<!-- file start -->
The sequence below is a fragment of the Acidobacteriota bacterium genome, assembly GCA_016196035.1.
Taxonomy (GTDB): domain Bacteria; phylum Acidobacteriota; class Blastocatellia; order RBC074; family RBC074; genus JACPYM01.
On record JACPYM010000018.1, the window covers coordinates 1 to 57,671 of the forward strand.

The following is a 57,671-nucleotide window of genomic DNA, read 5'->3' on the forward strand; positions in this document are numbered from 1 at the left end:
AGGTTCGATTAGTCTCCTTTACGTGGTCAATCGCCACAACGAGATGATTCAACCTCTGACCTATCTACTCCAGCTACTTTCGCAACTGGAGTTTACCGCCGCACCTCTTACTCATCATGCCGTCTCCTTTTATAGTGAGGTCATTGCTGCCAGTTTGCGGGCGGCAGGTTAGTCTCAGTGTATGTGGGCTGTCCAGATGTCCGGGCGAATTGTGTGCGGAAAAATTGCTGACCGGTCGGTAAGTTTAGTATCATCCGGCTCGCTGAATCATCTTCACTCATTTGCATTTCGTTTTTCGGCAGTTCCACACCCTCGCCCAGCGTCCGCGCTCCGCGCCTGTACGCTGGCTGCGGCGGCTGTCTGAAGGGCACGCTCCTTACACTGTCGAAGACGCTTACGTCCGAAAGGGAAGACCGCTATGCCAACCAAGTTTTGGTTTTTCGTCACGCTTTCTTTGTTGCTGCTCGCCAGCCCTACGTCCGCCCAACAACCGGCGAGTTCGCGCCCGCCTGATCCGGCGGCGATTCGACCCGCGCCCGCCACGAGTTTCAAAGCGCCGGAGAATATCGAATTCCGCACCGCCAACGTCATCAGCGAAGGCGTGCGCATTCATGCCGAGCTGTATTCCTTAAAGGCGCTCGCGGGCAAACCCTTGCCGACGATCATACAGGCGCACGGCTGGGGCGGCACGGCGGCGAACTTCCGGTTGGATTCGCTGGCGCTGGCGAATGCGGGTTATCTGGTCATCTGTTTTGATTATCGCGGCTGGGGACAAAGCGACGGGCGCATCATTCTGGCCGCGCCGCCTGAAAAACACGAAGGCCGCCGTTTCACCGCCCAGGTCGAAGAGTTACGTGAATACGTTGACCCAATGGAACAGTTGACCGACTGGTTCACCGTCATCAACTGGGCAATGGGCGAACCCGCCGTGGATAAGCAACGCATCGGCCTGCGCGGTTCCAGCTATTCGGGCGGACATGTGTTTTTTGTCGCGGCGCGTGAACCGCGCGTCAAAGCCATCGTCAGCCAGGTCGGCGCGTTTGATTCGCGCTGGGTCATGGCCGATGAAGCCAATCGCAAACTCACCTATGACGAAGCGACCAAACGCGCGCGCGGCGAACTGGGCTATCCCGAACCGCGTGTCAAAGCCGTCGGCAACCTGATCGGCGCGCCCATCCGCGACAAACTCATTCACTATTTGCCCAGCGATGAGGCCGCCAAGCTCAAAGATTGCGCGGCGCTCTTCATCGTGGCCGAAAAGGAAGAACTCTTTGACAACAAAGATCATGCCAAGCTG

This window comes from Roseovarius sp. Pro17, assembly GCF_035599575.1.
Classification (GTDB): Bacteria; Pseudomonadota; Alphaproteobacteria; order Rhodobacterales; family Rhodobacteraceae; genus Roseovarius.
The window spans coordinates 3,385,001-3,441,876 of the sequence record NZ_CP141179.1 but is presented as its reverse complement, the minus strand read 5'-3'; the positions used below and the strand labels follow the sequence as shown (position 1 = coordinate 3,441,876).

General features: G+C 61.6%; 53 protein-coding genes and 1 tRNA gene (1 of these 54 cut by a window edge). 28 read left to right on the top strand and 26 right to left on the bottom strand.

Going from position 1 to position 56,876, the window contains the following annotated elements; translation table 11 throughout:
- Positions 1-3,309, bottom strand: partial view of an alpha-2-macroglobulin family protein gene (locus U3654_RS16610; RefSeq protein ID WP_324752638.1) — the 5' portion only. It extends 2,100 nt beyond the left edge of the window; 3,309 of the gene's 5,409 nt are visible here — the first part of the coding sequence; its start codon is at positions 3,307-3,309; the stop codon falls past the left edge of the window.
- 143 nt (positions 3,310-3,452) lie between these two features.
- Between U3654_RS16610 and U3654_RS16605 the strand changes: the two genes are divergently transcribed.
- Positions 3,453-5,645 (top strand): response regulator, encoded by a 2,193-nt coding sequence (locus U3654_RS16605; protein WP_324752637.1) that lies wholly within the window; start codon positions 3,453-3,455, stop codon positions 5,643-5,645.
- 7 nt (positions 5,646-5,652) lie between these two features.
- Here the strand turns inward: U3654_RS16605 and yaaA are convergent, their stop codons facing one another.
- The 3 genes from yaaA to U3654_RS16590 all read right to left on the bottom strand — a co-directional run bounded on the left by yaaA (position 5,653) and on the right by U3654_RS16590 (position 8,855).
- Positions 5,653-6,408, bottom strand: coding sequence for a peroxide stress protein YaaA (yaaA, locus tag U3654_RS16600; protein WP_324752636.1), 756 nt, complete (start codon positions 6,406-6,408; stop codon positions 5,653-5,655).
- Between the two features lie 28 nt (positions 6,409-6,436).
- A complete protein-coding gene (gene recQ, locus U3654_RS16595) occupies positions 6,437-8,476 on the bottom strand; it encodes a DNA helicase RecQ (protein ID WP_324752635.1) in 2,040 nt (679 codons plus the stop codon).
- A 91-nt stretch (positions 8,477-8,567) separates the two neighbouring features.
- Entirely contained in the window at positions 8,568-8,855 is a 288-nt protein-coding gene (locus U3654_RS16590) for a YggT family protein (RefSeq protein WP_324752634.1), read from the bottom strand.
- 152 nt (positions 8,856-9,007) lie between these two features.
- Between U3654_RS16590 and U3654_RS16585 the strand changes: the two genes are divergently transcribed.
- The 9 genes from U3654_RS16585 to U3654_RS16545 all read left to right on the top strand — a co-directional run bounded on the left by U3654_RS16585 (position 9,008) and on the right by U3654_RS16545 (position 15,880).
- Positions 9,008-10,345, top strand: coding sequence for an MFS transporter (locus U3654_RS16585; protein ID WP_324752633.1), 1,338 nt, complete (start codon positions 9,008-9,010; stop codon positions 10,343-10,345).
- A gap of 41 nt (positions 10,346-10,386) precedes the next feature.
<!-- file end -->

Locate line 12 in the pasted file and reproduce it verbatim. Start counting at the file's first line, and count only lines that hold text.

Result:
- 143 nt (positions 3,310-3,452) lie between these two features.